Gregg Popovich defended Zaza Pachulia-style plays when Bruce Bowen was a Spur
San Antonio Spurs head coach Gregg Popovich ripped Zaza Pachulia on Monday, a day after the Warriors center got underneath Kawhi Leonard just as he rose for a jump shot. Leonard landed on Pachulia’s foot and re-injured the ankle that kept him sidelined for Game 6 against the Rockets.
Not only did Golden State erase a 23-point third-quarter deficit to win Game 1 after Leonard was gone for good, but the Spurs star has now been officially ruled out for Game 2, as well. Popovich was clearly angry about the play when speaking to reporters, citing Pachulia’s history of recent incidents, while calling the play against Leonard a “totally unnatural closeout.”
Article continues below ...
— Jabari Young (@JabariJYoung) May 15, 2017
Popovich has a right to be upset, because whether Pachulia intended to injure Leonard or not, the bottom line is that his absence is going to drastically affect San Antonio’s chances of winning the series — and it probably already has. But it’s worth noting that Popovich was singing a completely different tune several years ago when one of his own players was repeatedly accused of making the very same type of play.
Bruce Bowen was known as one of the league’s premier defenders during his time with the Spurs from 2001-2009, but he was also someone who had a history of making dirty plays that resulted in opponents suffering injuries. He was warned by the league office to “watch his feet and give shooters room to land” in 2006, otherwise he’d face a possible fine or suspension.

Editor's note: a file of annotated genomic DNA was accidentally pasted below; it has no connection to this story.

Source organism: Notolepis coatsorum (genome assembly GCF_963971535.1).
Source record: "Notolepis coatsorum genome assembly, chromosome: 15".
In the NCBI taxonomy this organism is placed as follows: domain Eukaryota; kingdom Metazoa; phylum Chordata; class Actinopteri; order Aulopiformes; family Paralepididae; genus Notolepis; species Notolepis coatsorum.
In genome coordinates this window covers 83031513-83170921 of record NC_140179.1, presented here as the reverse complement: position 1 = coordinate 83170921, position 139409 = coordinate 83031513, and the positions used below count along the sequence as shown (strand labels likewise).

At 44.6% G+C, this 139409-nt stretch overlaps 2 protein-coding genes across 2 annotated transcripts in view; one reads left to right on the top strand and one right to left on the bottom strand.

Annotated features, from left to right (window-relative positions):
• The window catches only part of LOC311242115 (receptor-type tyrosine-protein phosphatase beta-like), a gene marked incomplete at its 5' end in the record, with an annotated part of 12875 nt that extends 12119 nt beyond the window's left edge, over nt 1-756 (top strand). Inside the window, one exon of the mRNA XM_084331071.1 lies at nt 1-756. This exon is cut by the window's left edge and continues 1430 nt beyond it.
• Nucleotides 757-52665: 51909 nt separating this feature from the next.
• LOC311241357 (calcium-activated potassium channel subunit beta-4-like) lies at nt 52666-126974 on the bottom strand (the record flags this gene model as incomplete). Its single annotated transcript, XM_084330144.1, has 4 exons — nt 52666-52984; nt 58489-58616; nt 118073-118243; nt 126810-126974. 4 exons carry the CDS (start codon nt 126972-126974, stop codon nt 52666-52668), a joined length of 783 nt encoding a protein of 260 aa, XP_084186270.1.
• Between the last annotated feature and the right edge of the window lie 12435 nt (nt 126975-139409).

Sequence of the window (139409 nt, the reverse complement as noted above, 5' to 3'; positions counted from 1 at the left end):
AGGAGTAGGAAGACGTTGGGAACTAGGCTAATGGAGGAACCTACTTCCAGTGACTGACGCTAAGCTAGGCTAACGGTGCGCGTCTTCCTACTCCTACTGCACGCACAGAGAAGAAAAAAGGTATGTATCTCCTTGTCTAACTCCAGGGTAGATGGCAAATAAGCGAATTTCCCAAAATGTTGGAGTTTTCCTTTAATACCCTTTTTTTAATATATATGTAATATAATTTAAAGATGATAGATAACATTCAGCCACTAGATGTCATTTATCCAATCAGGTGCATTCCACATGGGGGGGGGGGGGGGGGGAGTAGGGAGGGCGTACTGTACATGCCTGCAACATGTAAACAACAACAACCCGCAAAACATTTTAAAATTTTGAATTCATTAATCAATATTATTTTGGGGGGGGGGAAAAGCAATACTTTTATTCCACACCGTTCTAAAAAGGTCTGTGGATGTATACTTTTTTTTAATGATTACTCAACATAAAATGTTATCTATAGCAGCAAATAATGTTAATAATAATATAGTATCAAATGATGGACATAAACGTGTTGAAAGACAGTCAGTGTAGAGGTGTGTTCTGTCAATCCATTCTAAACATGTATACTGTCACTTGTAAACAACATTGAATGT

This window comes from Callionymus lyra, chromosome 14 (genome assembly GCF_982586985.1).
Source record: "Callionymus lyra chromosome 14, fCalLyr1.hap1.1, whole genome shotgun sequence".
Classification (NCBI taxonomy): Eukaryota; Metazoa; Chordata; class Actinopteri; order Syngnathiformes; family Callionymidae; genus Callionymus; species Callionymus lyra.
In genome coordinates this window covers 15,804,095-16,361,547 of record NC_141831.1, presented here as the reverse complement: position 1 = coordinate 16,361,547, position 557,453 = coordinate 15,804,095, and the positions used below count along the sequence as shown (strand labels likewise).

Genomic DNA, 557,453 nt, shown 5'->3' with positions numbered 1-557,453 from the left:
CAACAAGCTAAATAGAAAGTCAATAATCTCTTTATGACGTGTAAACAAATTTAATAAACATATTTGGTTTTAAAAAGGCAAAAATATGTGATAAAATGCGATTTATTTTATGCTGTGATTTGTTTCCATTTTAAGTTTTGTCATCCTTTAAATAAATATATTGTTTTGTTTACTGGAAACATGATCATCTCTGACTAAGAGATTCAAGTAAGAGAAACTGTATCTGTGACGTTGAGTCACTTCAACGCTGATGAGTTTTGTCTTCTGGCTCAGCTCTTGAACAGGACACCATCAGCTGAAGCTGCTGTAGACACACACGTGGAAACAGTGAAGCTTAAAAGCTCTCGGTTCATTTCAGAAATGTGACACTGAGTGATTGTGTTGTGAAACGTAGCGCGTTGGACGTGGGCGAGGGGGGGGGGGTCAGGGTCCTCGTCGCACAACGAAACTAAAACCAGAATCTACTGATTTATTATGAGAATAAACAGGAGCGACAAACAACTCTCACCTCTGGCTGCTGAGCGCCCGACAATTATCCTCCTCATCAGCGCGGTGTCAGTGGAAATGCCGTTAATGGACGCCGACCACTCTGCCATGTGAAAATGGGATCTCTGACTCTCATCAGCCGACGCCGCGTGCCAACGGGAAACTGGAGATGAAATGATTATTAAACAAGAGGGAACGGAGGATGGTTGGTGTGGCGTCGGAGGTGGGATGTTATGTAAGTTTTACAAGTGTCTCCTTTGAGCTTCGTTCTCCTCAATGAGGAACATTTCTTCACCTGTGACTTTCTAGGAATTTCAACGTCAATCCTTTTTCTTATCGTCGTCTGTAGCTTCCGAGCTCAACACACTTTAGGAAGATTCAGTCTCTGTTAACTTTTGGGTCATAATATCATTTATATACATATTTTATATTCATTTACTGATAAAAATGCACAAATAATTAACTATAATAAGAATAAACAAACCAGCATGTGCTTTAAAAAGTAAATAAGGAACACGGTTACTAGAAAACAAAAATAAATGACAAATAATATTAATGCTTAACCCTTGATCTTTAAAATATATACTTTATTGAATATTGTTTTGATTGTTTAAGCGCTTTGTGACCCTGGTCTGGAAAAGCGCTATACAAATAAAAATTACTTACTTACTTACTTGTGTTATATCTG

Popovich said Bowen is being singled out, citing incidents where New Jersey’s Richard Jefferson and Dallas’ Josh Howard sprained ankles after landing on Miami’s Shaquille O’Neal and Golden State’s Mickael Pietrus.
“Did (the league) call them?” Popovich said. “Did they call all those guys (Dirk) Nowitzki landed on when he sprained his ankles the past three, four years? The answer is no.
“So why did they call Bruce? Because it’s happened to him twice? Bruce guards an All-Star every night. If he was doing what they’re accusing him of doing, wouldn’t it have happened a higher percentage of times?
“The people who cry about it are just frustrated about having to go against Bruce.” …
“The league is just trying to cover its a–,” Popovich said. “I told Bruce, ‘You be Bruce Bowen. You’re the best (expletive) defender in this league. You will NOT change the way you play defense.'”
It’s not surprising that a head coach would defend one of his own players for doing the same thing he’d rip an opponent for, even when player safety is the issue. But let’s not pretend that Popovich is standing up for the integrity of the game here, because that clearly isn’t the case.